The Maltese authorities will not be requesting Europol to set up a joint investigation team to look into the assassination of journalist Daphne Caruana Galizia, saying there already is an ongoing collaboration with the European law enforcement agency. Yet, the efforts are not the same.
Speaking in Parliament, Law Enforcement Minister Byron Camilleri said Europol had been involved in the murder investigation of Caruana Galizia from the very beginning. Caruana Galizia was assassinated by a car bomb that exploded on 16 October 2017.
“I am informed that what is expected from the Joint Investigation Team is being given through Europol’s constant assistance as well as through the task force that was set up, where its officials are in Malta as part of its work,” he said.
Yet, the request for a Joint Investigation Team is now a request for Europol’s involvement in the investigations. Europol is the only agency through which a Joint Investigation Team can be set up. Involvement in the investigation in Malta and facilitating a Joint Investigation Team are complementary, not mutually exclusive.
A Joint Investigation Team is an international cooperation tool based on an agreement between competent authorities – both judicial and law enforcement – of two or more States – established for a limited duration and for a specific purpose, to carry out criminal investigations in one or more of the involved States.
An established and effective cooperation tool among national investigative agencies when tackling cross border crime, Joint Investigation Teams facilitate the coordination of investigations and prosecutions conducted in parallel across several States.
A task force in Malta cannot replicate the power and scope of a Joint Investigative Team. The resistance to setting up a Joint Investigation Team echoes the government’s resistance to set up a public inquiry.
Camilleri’s reply comes almost three weeks after a request was made by nine international press freedom organisations in an open letter to Attorney General Peter Grech to immediately set up a joint investigation team to support the judicial proceedings linked to the Caruana Galizia’s murder.
In their letter, the NGOs said they “remain deeply concerned that legal proceedings around the murder have not yet delivered full justice for Caruana Galizia or her family” and requested that the Attorney General invited “the European Union Agency for Law Enforcement Cooperation (Europol) to provide further support to the legal proceedings”.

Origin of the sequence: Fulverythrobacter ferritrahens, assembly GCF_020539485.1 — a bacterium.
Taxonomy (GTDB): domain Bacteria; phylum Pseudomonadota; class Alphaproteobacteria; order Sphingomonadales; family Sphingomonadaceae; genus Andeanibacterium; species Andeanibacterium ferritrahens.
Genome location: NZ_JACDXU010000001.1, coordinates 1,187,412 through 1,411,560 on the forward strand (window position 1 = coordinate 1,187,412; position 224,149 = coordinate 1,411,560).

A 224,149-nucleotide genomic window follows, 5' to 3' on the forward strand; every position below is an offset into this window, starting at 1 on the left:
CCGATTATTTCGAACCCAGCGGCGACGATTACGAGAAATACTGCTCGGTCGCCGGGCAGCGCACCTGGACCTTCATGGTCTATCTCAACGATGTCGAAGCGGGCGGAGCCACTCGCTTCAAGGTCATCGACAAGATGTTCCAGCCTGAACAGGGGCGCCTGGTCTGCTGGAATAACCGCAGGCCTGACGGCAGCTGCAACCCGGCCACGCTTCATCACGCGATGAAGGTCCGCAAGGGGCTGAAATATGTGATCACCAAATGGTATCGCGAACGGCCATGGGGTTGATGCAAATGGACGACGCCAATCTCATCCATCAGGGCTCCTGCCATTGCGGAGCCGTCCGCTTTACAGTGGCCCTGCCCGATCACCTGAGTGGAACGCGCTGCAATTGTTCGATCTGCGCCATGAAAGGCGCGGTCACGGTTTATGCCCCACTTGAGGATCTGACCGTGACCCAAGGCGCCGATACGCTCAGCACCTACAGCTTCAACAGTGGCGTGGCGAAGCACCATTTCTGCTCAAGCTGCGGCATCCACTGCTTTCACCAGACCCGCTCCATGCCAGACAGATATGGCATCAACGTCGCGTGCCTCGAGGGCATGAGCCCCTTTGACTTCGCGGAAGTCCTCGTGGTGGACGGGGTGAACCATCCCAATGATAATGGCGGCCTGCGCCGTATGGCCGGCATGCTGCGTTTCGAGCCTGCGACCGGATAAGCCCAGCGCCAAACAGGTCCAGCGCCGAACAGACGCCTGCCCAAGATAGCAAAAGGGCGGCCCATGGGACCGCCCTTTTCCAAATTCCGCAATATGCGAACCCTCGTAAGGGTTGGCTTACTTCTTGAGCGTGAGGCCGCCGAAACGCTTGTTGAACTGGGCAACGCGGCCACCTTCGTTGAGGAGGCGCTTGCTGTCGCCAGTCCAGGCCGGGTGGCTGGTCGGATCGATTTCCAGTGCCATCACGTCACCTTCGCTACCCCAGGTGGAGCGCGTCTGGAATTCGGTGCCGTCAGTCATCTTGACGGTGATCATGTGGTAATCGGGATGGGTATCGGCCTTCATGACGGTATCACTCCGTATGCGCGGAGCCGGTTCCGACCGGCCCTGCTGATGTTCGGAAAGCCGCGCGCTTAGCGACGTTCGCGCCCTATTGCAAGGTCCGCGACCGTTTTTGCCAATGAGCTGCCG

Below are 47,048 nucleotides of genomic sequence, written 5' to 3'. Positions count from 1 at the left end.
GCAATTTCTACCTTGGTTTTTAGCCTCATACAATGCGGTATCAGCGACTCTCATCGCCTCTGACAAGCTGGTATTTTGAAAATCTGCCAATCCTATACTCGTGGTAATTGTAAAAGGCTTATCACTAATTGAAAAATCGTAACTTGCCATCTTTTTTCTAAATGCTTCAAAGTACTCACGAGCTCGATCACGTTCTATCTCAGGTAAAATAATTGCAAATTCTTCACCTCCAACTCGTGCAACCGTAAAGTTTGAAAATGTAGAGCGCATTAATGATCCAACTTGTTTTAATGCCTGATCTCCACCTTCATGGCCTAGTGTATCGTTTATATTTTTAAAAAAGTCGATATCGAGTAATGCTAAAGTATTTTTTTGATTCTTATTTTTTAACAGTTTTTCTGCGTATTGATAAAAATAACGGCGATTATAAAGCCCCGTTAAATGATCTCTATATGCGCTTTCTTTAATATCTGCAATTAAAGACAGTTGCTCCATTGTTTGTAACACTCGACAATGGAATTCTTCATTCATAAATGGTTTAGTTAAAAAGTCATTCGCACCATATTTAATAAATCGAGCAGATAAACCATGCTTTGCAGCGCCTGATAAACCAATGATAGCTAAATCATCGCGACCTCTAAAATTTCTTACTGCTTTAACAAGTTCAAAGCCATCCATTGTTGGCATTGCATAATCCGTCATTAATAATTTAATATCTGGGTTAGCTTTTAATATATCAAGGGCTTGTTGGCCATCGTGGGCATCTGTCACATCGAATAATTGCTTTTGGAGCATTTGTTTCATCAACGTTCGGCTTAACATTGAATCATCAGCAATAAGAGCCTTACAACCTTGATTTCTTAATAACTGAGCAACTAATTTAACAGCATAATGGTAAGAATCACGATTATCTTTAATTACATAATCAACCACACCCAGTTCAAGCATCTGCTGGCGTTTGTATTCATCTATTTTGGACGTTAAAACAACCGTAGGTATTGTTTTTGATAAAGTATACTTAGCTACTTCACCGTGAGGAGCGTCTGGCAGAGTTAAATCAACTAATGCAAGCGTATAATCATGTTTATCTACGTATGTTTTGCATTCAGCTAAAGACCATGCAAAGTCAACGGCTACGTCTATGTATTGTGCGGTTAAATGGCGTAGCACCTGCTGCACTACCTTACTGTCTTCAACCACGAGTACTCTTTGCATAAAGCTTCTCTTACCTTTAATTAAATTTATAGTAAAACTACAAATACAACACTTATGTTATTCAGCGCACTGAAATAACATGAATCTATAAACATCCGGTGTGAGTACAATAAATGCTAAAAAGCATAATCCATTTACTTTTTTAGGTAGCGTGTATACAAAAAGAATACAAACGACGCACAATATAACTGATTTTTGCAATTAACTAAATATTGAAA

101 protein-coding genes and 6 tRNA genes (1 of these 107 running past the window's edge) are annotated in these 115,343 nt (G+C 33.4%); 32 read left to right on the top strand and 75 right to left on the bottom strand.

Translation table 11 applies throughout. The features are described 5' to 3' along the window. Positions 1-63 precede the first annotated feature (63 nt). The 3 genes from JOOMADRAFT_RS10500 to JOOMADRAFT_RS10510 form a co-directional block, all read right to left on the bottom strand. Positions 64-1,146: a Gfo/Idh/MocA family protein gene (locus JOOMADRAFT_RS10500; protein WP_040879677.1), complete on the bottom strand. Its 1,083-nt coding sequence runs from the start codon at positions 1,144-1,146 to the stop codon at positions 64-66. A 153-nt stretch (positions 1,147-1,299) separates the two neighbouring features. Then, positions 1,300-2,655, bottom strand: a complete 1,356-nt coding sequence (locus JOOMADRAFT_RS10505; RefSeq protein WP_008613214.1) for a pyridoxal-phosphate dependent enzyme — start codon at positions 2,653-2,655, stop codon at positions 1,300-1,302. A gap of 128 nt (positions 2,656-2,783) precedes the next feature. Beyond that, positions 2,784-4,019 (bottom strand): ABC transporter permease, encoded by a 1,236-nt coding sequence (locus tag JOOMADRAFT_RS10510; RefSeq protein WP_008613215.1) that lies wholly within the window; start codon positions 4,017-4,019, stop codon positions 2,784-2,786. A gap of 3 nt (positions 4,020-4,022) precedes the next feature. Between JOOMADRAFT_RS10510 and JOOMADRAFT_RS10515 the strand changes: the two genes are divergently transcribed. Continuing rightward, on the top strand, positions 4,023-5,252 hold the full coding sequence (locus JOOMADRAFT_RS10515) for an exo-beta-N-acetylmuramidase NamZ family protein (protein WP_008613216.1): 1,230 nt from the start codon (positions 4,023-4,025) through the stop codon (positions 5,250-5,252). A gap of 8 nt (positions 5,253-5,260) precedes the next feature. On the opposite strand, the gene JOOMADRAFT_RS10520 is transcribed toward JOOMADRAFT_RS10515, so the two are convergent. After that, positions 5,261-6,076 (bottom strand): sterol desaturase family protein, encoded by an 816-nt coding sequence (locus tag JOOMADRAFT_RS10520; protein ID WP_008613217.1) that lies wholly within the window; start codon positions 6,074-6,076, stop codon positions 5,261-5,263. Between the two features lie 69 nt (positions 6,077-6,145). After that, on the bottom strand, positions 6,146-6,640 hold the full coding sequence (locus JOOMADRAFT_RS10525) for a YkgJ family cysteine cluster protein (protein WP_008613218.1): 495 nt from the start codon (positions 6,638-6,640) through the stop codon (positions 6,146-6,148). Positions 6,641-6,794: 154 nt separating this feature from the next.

Once the letter was published, the Maltese police said it was important to clarify that Europol was still involved in the investigations and that its role in the investigation “never ceased”.
Various Joint Investigation Teams were successful in solving a range of cross border crimes and one had been set up to assist with the murder investigations of Slovak journalist Jan Kuciak and his fiancee Martina Kušnírová, who were shot outside their Bratislava home in February 2018.
In fact, Europol’s assistance was praised for its contribution to the legal proceedings in Kuciak’s case, which has led to three men being jailed while another two are still facing trial.
The call to invite Europol in the Caruana Galizia investigation was also made, along with other recommendations, by the European Parliament’s Rule of Law Monitoring Group, as highlighted by Opposition MP Jason Azzopardi who was the one who filed a parliamentary question to Camilleri.
“Could the minister explain why the Maltese police have not yet requested Europol to set up a Joint Investigation Team…in the Caruana Galizia murder investigation?” he asked.
The NGOs pointed out that Europol’s involvement could provide valuable support and help secure a successful result in Caruana Galizia’s case.
They referred to the fact that Malta also had a new prime minister who promised to see through the recommendations made by the Venice Commission, saying the “new leadership” led to expectations that these, together with those made in the December 2019 European Parliament Resolution, would be delivered.
Europol’s strengthened support can also contribute to addressing these. “We also hope that Europol could help facilitate legal proceedings, including improving the cooperation of the Maltese authorities with all foreign jurisdictions and enabling better access to information,” the NGOs said.
“By delivering justice in this important case, the Maltese authorities will demonstrate that no one in Malta is above the law and that journalists will be protected.”